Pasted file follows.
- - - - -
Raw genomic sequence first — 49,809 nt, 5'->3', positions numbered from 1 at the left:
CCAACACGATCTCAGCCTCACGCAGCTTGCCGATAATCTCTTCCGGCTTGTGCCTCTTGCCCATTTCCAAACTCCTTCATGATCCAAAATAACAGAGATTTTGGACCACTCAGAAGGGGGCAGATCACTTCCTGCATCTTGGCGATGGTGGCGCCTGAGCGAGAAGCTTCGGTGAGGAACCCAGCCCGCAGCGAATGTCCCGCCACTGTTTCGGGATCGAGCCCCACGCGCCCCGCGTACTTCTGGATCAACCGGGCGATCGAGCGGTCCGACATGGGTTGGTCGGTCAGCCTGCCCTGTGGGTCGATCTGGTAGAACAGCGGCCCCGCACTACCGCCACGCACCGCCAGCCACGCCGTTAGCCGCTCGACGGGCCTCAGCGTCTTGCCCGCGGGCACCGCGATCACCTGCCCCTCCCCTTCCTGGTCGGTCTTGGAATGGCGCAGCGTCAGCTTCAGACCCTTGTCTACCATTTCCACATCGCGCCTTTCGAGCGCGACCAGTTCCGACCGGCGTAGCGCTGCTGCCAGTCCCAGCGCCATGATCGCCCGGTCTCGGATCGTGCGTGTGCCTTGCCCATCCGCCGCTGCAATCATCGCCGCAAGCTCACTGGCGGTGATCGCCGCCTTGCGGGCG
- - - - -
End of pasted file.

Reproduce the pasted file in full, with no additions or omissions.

Raw genomic sequence first — 49,809 nt, 5'->3', positions numbered from 1 at the left:
CCAACACGATCTCAGCCTCACGCAGCTTGCCGATAATCTCTTCCGGCTTGTGCCTCTTGCCCATTTCCAAACTCCTTCATGATCCAAAATAACAGAGATTTTGGACCACTCAGAAGGGGGCAGATCACTTCCTGCATCTTGGCGATGGTGGCGCCTGAGCGAGAAGCTTCGGTGAGGAACCCAGCCCGCAGCGAATGTCCCGCCACTGTTTCGGGATCGAGCCCCACGCGCCCCGCGTACTTCTGGATCAACCGGGCGATCGAGCGGTCCGACATGGGTTGGTCGGTCAGCCTGCCCTGTGGGTCGATCTGGTAGAACAGCGGCCCCGCACTACCGCCACGCACCGCCAGCCACGCCGTTAGCCGCTCGACGGGCCTCAGCGTCTTGCCCGCGGGCACCGCGATCACCTGCCCCTCCCCTTCCTGGTCGGTCTTGGAATGGCGCAGCGTCAGCTTCAGACCCTTGTCTACCATTTCCACATCGCGCCTTTCGAGCGCGACCAGTTCCGACCGGCGTAGCGCTGCTGCCAGTCCCAGCGCCATGATCGCCCGGTCTCGGATCGTGCGTGTGCCTTGCCCATCCGCCGCTGCAATCATCGCCGCAAGCTCACTGGCGGTGATCGCCGCCTTGCGGGCG